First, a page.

Abstract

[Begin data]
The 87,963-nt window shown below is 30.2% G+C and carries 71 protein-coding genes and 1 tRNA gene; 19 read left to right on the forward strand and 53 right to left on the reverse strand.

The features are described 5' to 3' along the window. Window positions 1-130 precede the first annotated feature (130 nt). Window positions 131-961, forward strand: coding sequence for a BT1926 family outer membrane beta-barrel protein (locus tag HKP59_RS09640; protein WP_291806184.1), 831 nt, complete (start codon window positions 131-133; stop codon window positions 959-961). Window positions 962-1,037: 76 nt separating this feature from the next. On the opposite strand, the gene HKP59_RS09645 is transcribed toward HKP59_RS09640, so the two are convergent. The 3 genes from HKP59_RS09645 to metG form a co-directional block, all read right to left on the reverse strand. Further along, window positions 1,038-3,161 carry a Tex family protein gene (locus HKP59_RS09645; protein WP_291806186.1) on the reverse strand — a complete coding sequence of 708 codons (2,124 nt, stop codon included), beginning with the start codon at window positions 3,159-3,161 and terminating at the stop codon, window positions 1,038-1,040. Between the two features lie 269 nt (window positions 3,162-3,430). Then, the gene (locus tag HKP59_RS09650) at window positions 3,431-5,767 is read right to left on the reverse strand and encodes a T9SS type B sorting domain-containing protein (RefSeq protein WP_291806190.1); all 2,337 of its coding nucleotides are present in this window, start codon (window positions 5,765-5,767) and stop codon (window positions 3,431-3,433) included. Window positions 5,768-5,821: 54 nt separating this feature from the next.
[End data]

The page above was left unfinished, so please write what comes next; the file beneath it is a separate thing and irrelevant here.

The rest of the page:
Contamination of vadose-zone systems by chlorinated solvents is widespread and poses significant potential risk to human health through impacts on groundwater quality and vapor intrusion. Soil vapor extraction (SVE) is the presumptive remedy for such contamination and has been used successfully for innumerable sites; however, SVE operations typically exhibit reduced mass-removal effectiveness at some point due to the impact of poorly accessible contaminant mass and associated mass-transfer limitations. Assessment of SVE performance and closure is currently based on characterizing contaminant mass discharge associated with the vadose-zone source and its impact on groundwater or vapor intrusion. These issues are addressed in this overview, with a focus on summarizing recent advances in our understanding of the transport, characterization, and remediation of chlorinated solvents in the vadose zone. The evolution of contaminant distribution with time and the associated impacts on remediation efficiency are discussed, as is potential impact of persistent sources on groundwater quality and vapor intrusion. In addition, alternative methods for site characterization and remediation are addressed.

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